I have to admit I have been a fan of Dunkin Donuts for some time. It has become such a part of my daily routine that it has become an afterthought. That is until my life, and those of so many of the people who live within 20 miles of the Berkley Heights, New Jersey coffee store, were changed dramatically by a storm by the name of Sandy.
I thought I had made all the possible preparations for Sandy. Batteries, water, firewood, snacks, even putting plastic over the windows. Little did I know, no one could ever be prepared enough for what this storm brought.
The power first went out around 8pm on Monday. I never dreamed it would not return for eight days. Since myself and my family did not leave our home since Sunday, by Wednesday our supplies were dwindling. Besides that we really just needed to get out of the house.
We soon learned of relatives who had never lost power power in Berkley Heights, which thankfully was in the one direction of which the roads weren’t closed due to downed trees and wires. As we drove through several dark towns, the lights in store windows, and on the telephone poles still standing were the most beautiful sights a person stuck in the same dark, cold house with a limited food supply could ever see. One in particular, Dunkin Donuts, was no longer that afterthought it had been to me for years.
As I walked through the doors I was greeted by a line which stretched the entire length of the store and then doubled back. Making my way to the back of the line a voice yelled out, “No sandwiches, no donuts, only coffee!”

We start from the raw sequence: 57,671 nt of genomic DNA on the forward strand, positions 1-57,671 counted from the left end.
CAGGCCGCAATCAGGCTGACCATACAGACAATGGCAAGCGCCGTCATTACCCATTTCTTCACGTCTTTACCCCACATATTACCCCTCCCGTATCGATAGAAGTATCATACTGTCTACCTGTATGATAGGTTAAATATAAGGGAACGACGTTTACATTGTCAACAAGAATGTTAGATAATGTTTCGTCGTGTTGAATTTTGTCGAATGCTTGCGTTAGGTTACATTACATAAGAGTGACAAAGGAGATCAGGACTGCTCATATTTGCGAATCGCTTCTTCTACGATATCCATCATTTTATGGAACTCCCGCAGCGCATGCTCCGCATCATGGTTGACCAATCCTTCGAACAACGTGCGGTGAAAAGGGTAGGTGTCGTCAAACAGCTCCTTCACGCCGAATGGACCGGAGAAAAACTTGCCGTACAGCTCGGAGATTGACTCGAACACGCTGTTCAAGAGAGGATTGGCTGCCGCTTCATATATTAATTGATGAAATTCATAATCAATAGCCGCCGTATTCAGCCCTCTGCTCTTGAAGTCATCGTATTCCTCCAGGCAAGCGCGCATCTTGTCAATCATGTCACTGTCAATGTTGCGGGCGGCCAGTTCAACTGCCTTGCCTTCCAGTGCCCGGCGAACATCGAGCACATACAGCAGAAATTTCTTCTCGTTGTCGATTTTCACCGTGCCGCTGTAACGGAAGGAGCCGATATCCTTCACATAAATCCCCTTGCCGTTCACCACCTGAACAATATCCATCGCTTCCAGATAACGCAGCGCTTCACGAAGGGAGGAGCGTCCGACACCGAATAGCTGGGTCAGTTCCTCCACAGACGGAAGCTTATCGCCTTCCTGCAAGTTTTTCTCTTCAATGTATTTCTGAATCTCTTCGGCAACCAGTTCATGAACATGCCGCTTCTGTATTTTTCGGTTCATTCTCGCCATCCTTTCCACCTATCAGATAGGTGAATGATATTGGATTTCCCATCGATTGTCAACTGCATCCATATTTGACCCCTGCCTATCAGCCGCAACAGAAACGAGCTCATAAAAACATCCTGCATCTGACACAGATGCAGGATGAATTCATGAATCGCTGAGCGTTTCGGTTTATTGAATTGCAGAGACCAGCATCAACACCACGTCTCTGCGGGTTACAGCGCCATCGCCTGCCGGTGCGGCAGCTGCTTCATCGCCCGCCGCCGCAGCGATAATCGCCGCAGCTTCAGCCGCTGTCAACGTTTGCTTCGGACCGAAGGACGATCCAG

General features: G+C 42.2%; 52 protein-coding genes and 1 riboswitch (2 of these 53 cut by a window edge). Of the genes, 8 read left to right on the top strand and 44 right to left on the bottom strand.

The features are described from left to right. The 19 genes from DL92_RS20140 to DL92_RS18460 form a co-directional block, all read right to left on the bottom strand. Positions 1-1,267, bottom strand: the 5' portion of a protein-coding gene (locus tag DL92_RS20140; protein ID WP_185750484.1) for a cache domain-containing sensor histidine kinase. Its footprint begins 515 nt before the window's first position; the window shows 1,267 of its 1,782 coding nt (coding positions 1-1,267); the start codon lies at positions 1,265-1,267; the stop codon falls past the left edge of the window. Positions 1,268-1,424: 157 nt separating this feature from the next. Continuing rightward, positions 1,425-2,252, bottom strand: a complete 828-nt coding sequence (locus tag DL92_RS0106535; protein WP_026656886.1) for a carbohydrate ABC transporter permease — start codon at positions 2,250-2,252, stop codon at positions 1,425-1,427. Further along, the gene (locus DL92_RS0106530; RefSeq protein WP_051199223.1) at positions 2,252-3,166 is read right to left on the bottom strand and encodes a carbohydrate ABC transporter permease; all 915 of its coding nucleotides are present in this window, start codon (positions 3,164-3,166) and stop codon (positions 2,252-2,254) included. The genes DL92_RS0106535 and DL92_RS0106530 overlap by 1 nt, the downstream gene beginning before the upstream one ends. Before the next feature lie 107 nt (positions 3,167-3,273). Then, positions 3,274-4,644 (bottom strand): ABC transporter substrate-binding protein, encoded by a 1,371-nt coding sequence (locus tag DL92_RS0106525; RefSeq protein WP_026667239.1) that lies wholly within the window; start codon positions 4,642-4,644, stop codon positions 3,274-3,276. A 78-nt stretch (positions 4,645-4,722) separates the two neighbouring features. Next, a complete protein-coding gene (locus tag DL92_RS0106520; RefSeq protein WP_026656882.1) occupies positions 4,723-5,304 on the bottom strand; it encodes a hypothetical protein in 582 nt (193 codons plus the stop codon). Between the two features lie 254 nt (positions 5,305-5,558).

Any other time I would have rushed out the door and headed to another location. On this day I was glad to wait what turned out to be more than 45 minutes for an extra large cup of coffee. Amazingly, depite the long line I managed to find a seat to enjoy my first hot beverage in days, and to soak up the heat and that wonderful thing known as electricity which gave me light.
It was pretty certain the power would not return by the end of the week, and I knew I would not be going to work either. While the rest of my family chose to go to our relative’s house with power every day to have a warm meal, and some heat besides that which we got from the fireplace every night, I chose to stay in town, and join the Dunkin Donut community.
Yes the Dunkin Donuts community. As the days dragged on, and became more difficult, the faces began to become familiar. We all pretty much had the same routine each day. Get in line, wait for 30 minutes or more, order our coffee, and maybe even a bagel or muffin if you were lucky enough to get one of the limited supply every day, then find a spot to set up camp for a few hours. We would then all take turns charging our devices on a power strip brought by the same older couple each day, and talk about everything from our personal situations, to the prospects of getting electricity or gas.
After a few days of this routine where you were greeted with, “You get power yet?” before hello, a few of this coffee shop community began to show up looking a little fresher. They didn’t carry a pile of electronics with them any longer. They had come to say goodbye, and pick up their cup of coffee. They had rejoined the world of those who had power.
As for me, I never got to say my goodbyes. I didn’t learn until late Sunday night that my power had been restored at my job. I returned to work, and shortly after I returned home the lights came back on. Now every morning as I walk back into my regular Dunkin Donuts, not the one of which I had become a community member, I think about those people. I hope they have all managed to get at least some resembalance of their former lives back. Amazingly I care about people I only knew from a coffee shop.
Maybe I should take the time to talk to the guy behind me in line tomorrow. Nah, I’ll just be late for work.